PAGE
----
Tom, we were out in the same breeze on Saturday and Sunday, and enjoyed an overnight stay in your harbor Saturday night--my first stay there in at least 40 years.
Our solution to your issue is a simplified variation on the "lazy ring" strategy already mentioned. It consists of a single strap of strong webbing with a generous (say 5-6") loop sewn into each end. We drop the halyard, rig the strap through the cringle, and attach the loops over the hooks on either side of the gooseneck, then take up on the halyard. Our luff slides are "locked in" to the mast track, so we usually need to release the 2-part downhaul and lift the boom relative to the bottom sail slide, in order for the same strap to fit lengthwise over the gathered slides of the second reef. After securing the strap, we then retighten the downhaul before tensioning the halyard.
On Sunday, we found ourselves overpowered occasionally in gusts around 30, even with the second reef in. (I conclude our new high-clew 100% working jib is a bit too big for these conditions.) So I tied in our third reef using the same concept but a longer strap previously made to measure. This was the first time we have tried the third reef, and I was as pleased as I expected to be. We don't have a turning block on the boom for the third reef line, so we actually used the now-unused first reef line, which required more tensioning than I could apply without a winch, but the outcome was still acceptable. I think I will add a small winch to the forward end of the boom for this purpose, as it is also a challenge to tension the foot at the first and second reefs.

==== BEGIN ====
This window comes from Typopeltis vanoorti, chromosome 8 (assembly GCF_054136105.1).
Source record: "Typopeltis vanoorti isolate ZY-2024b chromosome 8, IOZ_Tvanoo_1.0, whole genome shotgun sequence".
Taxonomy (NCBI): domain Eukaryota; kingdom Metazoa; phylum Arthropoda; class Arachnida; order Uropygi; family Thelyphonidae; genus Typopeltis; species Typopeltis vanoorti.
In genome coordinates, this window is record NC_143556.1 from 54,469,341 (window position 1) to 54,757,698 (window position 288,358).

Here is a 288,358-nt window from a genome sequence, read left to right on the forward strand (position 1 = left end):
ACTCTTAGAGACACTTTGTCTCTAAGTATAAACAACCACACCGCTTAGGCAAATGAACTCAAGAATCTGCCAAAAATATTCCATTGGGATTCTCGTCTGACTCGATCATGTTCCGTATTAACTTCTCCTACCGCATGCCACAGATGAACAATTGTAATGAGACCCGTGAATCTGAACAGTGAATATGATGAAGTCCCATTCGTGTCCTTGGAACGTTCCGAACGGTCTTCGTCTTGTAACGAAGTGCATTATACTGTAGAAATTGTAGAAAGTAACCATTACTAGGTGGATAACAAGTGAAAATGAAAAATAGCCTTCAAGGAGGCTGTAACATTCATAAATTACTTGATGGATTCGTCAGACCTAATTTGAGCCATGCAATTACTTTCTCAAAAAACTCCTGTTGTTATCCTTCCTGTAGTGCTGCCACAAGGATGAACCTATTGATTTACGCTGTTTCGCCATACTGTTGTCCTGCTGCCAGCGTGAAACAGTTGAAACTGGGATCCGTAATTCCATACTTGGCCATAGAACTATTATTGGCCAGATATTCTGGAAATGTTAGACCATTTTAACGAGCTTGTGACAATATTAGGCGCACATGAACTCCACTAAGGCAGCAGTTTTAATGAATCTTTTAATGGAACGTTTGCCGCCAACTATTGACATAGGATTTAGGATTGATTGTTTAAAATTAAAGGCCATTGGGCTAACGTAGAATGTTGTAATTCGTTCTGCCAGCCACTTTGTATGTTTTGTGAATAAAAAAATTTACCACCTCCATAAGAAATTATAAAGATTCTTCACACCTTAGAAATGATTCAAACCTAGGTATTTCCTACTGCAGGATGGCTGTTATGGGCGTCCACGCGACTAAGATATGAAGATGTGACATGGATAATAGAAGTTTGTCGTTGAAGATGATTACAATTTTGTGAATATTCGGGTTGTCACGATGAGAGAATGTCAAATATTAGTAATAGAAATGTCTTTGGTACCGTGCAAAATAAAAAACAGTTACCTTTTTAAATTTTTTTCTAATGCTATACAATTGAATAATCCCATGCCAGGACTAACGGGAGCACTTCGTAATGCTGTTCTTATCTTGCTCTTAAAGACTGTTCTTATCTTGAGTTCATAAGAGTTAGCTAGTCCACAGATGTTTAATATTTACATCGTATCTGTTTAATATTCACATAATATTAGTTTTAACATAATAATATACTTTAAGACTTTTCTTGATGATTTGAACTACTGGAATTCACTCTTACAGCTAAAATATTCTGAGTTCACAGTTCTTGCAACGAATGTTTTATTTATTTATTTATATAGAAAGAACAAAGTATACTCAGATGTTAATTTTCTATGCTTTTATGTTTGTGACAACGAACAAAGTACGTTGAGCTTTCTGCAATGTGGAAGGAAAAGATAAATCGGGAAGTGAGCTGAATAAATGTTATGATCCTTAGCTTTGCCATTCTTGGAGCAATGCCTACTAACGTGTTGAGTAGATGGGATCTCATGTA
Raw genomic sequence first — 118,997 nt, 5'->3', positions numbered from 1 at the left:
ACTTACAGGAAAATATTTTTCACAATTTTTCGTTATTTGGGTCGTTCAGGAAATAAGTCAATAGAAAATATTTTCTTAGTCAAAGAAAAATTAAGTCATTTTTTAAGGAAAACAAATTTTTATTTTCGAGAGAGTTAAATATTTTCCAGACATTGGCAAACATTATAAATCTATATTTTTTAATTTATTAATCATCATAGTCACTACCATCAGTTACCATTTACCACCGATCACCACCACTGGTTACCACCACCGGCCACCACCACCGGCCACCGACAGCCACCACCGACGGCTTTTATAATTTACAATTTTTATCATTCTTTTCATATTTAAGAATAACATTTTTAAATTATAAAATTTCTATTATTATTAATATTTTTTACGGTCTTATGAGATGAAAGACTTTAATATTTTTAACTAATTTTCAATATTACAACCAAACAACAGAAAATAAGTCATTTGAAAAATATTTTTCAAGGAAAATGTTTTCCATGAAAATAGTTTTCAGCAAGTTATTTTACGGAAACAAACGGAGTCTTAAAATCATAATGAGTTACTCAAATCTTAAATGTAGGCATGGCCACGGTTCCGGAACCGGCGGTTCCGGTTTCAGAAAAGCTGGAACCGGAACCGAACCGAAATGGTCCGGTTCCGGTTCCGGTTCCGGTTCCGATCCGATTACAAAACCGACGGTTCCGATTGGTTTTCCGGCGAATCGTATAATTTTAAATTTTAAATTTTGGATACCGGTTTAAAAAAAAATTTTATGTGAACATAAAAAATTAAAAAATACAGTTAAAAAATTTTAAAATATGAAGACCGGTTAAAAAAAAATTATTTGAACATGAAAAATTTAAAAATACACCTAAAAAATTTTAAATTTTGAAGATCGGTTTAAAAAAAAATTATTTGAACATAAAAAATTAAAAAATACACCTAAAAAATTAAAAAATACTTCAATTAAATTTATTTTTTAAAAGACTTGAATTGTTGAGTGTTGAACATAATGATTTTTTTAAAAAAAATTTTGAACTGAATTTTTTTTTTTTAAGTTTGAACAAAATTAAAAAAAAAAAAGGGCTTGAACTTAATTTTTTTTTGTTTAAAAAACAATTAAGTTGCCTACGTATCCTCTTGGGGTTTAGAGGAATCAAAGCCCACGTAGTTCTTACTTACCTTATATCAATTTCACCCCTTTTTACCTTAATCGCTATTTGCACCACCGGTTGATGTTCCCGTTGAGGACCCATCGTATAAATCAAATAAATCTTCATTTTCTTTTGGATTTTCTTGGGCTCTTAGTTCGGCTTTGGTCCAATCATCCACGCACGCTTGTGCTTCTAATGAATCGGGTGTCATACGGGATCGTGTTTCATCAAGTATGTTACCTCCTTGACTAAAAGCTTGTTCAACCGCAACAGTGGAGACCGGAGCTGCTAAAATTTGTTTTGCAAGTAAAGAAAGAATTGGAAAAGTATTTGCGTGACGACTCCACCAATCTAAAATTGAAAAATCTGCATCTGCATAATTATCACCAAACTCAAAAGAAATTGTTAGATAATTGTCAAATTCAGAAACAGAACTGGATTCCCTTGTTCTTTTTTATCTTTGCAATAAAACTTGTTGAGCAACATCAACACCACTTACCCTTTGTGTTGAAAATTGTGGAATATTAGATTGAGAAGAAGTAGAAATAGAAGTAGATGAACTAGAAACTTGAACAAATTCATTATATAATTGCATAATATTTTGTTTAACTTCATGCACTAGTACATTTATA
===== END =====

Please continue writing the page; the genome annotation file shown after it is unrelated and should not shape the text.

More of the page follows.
What a beautiful weekend on Maine coast!